The US Supreme Court’s same-sex marriage ruling is not all sunshine and rainbows

Rainbow White House, June 2015

Last weekend sexual minorities celebrated the legalising of gay marriage in the US after the Supreme Court ruled that the right was enshrined under the equal protection clause of the 14th amendment. But not everyone has welcomed the news.

The judgement came in the case of Obergefell v. Hodges in which a same-sex couple succesfully argued that the 14th amendment of the US Constitution required their home state of Ohio to recognise that their marriage was lawfully licensed and performed out-of-state.

Unsurprisingly, much of the outrage at the decision has been centred around religion. In Western nations many Christian leaders have claimed that same-sex marriage is abhorrent to God, despite liberal Christians asserting that Jesus made no statements on homosexuality in the New Testament.

Mike Huckabee, former Republican governor of Arkansas and US presidential candidate, even predicted civil disobedience, telling the US broadcaster ABC: “I don’t think a lot of pastors and Christian schools are going to have a choice. They either are going to follow God, their conscience and what they truly believe is what the scripture teaches them, or they will follow civil law.”

Others have focused on the legal side. Ken Paxton, attorney general of Texas, damned the move as a “lawless ruling” and vowed that state workers who refuse to marry couples on religious grounds will be defended in court free of charge. Likewise in Louisiana the Clerks Association said it was advising clerks of the court to postpone issuing same-sex marriage licences until the end of the three-week period the Supreme Court has to consider a rehearing of the case.

But disgust was not confined to American legislators. A rainbow filter tool for profile pictures on Facebook introduced in celebration of the decision was parodied in Russia, where government laws ban providing information about homosexuality to people under age 18. As such several filters were created to splash the colours of national flags in protest.

In the Middle East many social media users also came out strongly against gay marriage. “Damn you and your marriage. You have distorted our innocent childhood [symbol], we used to like the rainbow,” declared one Twitter user. In Egypt around 2,000 tweets mentioned the rainbow motif, most of them critical. Some users even went so far as to blame a weekend storm on users who turned their profile pics multi-coloured.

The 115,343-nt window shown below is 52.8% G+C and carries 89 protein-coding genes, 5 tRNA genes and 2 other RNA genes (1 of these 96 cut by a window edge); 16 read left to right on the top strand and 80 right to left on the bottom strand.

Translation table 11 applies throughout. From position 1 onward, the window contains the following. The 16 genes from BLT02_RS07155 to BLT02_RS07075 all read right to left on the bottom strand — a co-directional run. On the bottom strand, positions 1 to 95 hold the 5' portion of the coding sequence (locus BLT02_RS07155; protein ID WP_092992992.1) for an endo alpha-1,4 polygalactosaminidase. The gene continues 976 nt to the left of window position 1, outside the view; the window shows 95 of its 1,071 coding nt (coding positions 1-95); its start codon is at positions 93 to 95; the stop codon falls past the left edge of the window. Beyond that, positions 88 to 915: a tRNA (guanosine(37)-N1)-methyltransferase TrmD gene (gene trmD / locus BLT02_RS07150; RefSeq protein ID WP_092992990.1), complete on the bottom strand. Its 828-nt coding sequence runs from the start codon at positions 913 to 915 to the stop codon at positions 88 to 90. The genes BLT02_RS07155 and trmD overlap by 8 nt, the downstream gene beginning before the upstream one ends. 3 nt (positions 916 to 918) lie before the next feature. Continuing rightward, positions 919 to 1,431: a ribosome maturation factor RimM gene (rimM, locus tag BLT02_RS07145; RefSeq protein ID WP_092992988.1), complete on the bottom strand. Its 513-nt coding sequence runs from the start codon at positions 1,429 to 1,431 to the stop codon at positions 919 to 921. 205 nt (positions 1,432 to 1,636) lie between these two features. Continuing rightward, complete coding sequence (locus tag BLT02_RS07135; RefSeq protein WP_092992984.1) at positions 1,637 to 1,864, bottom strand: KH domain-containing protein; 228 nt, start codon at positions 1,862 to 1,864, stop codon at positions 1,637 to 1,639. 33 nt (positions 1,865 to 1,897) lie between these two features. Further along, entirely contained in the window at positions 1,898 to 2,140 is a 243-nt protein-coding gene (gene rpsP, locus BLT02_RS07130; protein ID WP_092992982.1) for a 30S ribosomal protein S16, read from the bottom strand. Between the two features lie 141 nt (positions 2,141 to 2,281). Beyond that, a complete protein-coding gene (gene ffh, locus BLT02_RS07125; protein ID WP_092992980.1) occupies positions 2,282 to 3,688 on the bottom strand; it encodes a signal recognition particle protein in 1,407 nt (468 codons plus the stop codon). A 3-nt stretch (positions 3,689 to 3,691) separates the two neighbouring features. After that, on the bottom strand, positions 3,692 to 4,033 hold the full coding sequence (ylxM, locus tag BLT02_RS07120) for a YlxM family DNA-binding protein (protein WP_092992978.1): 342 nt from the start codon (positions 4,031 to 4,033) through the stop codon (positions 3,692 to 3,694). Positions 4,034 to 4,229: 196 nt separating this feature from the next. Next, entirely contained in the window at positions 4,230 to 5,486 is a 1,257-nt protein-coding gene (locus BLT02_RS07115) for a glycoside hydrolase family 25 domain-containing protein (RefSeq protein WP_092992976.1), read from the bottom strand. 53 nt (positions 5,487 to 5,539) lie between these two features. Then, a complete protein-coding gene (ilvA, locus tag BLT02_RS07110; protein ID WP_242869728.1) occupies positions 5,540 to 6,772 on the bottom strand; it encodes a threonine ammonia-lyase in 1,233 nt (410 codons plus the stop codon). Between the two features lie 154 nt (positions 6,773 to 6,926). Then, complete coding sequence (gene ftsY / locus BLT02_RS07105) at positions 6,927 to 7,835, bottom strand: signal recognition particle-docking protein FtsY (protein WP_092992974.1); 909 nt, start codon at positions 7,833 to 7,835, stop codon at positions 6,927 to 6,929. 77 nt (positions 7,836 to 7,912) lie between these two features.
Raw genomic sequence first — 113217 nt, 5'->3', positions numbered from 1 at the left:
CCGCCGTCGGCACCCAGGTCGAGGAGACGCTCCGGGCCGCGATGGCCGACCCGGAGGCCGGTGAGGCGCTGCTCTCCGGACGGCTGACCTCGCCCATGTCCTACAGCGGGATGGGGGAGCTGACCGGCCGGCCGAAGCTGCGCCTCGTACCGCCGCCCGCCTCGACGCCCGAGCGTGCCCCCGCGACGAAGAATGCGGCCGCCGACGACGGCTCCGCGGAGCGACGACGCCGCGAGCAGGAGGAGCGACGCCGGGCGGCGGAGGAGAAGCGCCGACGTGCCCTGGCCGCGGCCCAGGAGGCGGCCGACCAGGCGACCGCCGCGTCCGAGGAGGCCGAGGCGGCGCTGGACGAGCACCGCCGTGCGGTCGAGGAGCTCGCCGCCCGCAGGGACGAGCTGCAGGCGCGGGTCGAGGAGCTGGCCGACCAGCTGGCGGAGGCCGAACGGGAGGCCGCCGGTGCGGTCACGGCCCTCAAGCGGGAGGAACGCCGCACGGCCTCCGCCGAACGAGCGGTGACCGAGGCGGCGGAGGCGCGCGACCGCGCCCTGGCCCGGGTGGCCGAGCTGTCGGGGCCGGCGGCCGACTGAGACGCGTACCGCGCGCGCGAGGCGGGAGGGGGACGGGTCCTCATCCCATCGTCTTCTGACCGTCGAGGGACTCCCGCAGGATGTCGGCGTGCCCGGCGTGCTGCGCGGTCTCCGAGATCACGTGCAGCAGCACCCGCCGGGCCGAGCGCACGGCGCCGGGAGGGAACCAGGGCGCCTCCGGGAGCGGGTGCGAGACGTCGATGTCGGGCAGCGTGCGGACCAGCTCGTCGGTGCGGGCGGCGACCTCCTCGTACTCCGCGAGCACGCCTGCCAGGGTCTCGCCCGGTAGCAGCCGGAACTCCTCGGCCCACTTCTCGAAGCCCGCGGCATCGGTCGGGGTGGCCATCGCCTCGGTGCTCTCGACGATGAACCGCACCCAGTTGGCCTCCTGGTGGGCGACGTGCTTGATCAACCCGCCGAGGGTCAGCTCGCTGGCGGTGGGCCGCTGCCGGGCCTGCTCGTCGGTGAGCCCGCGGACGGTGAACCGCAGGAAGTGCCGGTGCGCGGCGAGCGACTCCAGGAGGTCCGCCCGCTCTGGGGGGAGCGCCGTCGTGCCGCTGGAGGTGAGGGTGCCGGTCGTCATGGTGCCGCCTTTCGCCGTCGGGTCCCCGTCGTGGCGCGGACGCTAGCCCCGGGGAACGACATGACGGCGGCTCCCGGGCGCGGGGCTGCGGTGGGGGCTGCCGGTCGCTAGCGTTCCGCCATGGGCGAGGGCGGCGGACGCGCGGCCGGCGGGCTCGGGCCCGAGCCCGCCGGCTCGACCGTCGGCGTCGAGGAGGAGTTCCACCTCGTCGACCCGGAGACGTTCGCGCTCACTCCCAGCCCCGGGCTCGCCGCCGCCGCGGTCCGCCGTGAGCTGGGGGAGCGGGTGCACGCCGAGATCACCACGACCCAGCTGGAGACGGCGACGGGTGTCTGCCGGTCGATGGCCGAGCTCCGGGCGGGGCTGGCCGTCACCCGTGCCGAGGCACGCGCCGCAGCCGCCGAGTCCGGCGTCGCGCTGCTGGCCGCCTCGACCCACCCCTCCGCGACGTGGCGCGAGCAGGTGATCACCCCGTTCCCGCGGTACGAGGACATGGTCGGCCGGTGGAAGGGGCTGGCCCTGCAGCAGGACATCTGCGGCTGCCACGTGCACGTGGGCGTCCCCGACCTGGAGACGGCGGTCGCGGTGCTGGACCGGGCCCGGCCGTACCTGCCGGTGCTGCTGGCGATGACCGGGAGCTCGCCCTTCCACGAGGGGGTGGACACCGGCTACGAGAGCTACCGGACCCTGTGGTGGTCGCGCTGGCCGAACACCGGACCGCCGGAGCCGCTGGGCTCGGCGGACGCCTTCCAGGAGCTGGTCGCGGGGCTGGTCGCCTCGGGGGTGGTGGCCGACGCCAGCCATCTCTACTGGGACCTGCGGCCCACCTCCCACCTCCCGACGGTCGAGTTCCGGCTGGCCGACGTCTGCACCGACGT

Yet even if those hostile are numerous, many backed the move. Barack Obama, mere president of the US, welcomed the decision, saying it “affirms what millions of Americans already believe in their hearts. Today, we can say in no uncertain terms, that we have made our union a little more perfect.”

Neil Patrick Harris, an actor in How I Met Your Mother and married gay American, said: “It’s a new day. Thank you Supreme Court. Thank you Justice Kennedy. Your opinion is profound, in more ways than you may know.” George Takei, former Star Trek actor and gay rights activists, concurred: “My eyes shine with tears as marriage equality is ruled the law of the land.”

For the 39% of Americans that polls suggest oppose same-sex marriage, perhaps the words of comedian Daniel Tosh will be some comfort:

‘This is what I say to the most conservative person that’s so terrified of gay marriage becoming legal. Just because the state says it’s legal, it’s not like God’s going to let them into Heaven. So you can still sleep sound every night knowing that goal line defence is up at the pearly gates.”

Header Image – Rainbow White House, June 2015 by The White House

J. C. Servante

J. C. Servante

Freelance writer, reviewer and blogger. Politically speculative. Can be found at

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